Provocation and Responsibility

By Jeremy Horder | Go to book overview

8
Excusing Action in Anger

Man, because he has only one life to live, cannot conduct experiments to test whether to follow his passions or not.1

As I said at the beginning of Chapter 6, the defence of provocation is an excuse, although it involves significant elements of moral justification that defendants must satisfy in order to be successful in their plea. Were the defence of provocation based on moral justification alone, rather than on excuse, the doctrine could in principle be concerned with the mitigation of or the provision of a complete defence for retaliation taken out of coldblooded revenge. The doctrine of provocation is not, though, concerned to reduce from murder to manslaughter or to provide a complete defence for killings in cold-blooded revenge, even when it could plausibly be claimed that reasonable people might have done likewise.2

The excusing element in provocation cases is focused on the fact that defendants only did what they did in anger: in outrage, or following a loss of self-control. What is it about acting in anger that enables provoked defendants to ground their claims to mitigation in excuse? This requires reflection not only on the nature of anger but on the nature of an excusing condition. We have to decide what we think makes acting in anger different from acting in cold blood; but we also have to decide what we think excusing conditions are, such that we can say retaliation in anger falls in principle within the scope of such conditions in a way vengeance taken in cold blood does not. As we will see, the different conceptions of anger that I have isolated do not necessarily fall within the same kind of excusing condition. The defence of provocation is commonly described as a 'compassion to human infirmity', but courts and commentators have been too quick to distort the defence into intelligibility within this one kind of excusing condition alone.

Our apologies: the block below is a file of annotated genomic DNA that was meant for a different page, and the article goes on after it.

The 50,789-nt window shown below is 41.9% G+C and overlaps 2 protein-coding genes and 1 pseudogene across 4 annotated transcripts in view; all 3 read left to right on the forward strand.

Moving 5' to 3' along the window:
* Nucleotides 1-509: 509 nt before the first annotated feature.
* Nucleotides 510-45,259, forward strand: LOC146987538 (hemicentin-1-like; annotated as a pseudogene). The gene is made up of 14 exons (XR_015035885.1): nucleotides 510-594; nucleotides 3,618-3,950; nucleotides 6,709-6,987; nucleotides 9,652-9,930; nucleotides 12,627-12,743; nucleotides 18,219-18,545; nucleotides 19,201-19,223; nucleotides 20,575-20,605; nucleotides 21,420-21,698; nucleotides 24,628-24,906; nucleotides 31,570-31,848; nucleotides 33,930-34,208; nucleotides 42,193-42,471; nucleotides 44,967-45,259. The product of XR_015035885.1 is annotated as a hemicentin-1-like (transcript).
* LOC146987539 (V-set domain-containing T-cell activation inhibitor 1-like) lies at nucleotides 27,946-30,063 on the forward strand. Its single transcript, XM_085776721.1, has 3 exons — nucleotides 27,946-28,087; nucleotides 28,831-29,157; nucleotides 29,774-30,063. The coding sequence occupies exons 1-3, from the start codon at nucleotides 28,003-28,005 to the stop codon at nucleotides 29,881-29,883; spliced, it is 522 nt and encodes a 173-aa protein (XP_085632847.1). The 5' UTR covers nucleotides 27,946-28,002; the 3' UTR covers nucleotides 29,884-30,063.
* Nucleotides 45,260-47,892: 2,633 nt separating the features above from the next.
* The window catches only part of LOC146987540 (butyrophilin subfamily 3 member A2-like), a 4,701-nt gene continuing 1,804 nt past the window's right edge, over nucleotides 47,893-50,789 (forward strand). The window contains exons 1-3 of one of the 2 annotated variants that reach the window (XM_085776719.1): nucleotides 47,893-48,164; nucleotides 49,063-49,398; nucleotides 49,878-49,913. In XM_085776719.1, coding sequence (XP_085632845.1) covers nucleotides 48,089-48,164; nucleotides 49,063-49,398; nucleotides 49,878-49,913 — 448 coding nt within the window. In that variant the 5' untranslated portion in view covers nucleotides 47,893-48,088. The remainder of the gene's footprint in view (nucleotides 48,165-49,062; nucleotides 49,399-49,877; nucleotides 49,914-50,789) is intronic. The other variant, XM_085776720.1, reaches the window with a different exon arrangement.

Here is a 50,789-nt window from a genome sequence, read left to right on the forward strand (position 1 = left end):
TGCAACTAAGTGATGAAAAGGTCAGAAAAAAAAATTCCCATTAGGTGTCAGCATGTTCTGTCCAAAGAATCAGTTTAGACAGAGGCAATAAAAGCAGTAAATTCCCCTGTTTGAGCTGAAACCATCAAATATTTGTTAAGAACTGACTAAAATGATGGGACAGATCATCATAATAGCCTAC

____________________
1
Milan Kundera, The Unbearable Lightness of Being ( 1985), 34.
2
See e.g. R. v. Ibrams ( 1981) 74 Cr. App. Rep. 154. See also s. 4 below. McAuley ( 1991) would abolish the need for any element of excuse in pleading provocation, and thus license mitigation for cold-blooded revenge killings if there were sufficient moral justification. He does not, however, explain why we should attribute so much significance in point of mitigation to the fact that a killing was a product of a decision to administer retribution for wrongdoing personally.

-156-

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Provocation and Responsibility
Table of contents

Table of contents

  • Title Page iii
  • General Editor's Introduction vi
  • Preface vii
  • Acknowledgements viii
  • Contents ix
  • Abbreviations x
  • Table of Statutes xiii
  • Table of Cases xiv
  • Introduction 1
  • 1- The Early Centuries Of Development 5
  • 2- The Seventeenth Century 23
  • 3- Honour, Anger, and Virtue 43
  • 4- Anger as Outrage 59
  • 5- The Rise of Loss Of Self-Control 72
  • 6- Justifying Mitigation Morally 111
  • 8- Excusing Action in Anger 156
  • 9- Anger, Mitigation, and Gender 186
  • References 199
  • Index 205
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